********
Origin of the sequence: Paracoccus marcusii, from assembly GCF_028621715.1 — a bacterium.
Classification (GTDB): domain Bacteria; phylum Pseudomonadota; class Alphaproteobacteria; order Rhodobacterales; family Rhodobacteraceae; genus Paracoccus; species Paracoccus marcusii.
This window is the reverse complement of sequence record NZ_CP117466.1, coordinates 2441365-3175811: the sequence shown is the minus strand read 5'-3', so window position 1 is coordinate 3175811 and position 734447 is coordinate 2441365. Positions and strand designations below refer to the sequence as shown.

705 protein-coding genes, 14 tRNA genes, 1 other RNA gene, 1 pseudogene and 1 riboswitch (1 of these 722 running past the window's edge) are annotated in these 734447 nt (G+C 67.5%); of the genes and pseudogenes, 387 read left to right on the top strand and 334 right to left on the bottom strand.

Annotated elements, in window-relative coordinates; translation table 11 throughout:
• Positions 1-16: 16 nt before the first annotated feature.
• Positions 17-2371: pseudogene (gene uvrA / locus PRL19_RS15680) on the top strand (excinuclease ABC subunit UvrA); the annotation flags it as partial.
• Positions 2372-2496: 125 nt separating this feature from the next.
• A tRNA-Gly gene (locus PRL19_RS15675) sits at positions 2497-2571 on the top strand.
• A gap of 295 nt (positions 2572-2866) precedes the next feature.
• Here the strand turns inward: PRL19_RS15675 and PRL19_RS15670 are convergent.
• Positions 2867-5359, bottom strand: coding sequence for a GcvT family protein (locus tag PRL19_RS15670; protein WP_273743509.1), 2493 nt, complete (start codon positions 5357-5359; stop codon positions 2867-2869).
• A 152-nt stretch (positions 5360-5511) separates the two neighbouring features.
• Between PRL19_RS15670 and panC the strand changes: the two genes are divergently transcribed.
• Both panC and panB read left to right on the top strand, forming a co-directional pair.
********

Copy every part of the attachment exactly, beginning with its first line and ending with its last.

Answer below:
Origin of the sequence: Paracoccus marcusii, from assembly GCF_028621715.1 — a bacterium.
Classification (GTDB): domain Bacteria; phylum Pseudomonadota; class Alphaproteobacteria; order Rhodobacterales; family Rhodobacteraceae; genus Paracoccus; species Paracoccus marcusii.
This window is the reverse complement of sequence record NZ_CP117466.1, coordinates 2441365-3175811: the sequence shown is the minus strand read 5'-3', so window position 1 is coordinate 3175811 and position 734447 is coordinate 2441365. Positions and strand designations below refer to the sequence as shown.

705 protein-coding genes, 14 tRNA genes, 1 other RNA gene, 1 pseudogene and 1 riboswitch (1 of these 722 running past the window's edge) are annotated in these 734447 nt (G+C 67.5%); of the genes and pseudogenes, 387 read left to right on the top strand and 334 right to left on the bottom strand.

Annotated elements, in window-relative coordinates; translation table 11 throughout:
• Positions 1-16: 16 nt before the first annotated feature.
• Positions 17-2371: pseudogene (gene uvrA / locus PRL19_RS15680) on the top strand (excinuclease ABC subunit UvrA); the annotation flags it as partial.
• Positions 2372-2496: 125 nt separating this feature from the next.
• A tRNA-Gly gene (locus PRL19_RS15675) sits at positions 2497-2571 on the top strand.
• A gap of 295 nt (positions 2572-2866) precedes the next feature.
• Here the strand turns inward: PRL19_RS15675 and PRL19_RS15670 are convergent.
• Positions 2867-5359, bottom strand: coding sequence for a GcvT family protein (locus tag PRL19_RS15670; protein WP_273743509.1), 2493 nt, complete (start codon positions 5357-5359; stop codon positions 2867-2869).
• A 152-nt stretch (positions 5360-5511) separates the two neighbouring features.
• Between PRL19_RS15670 and panC the strand changes: the two genes are divergently transcribed.
• Both panC and panB read left to right on the top strand, forming a co-directional pair.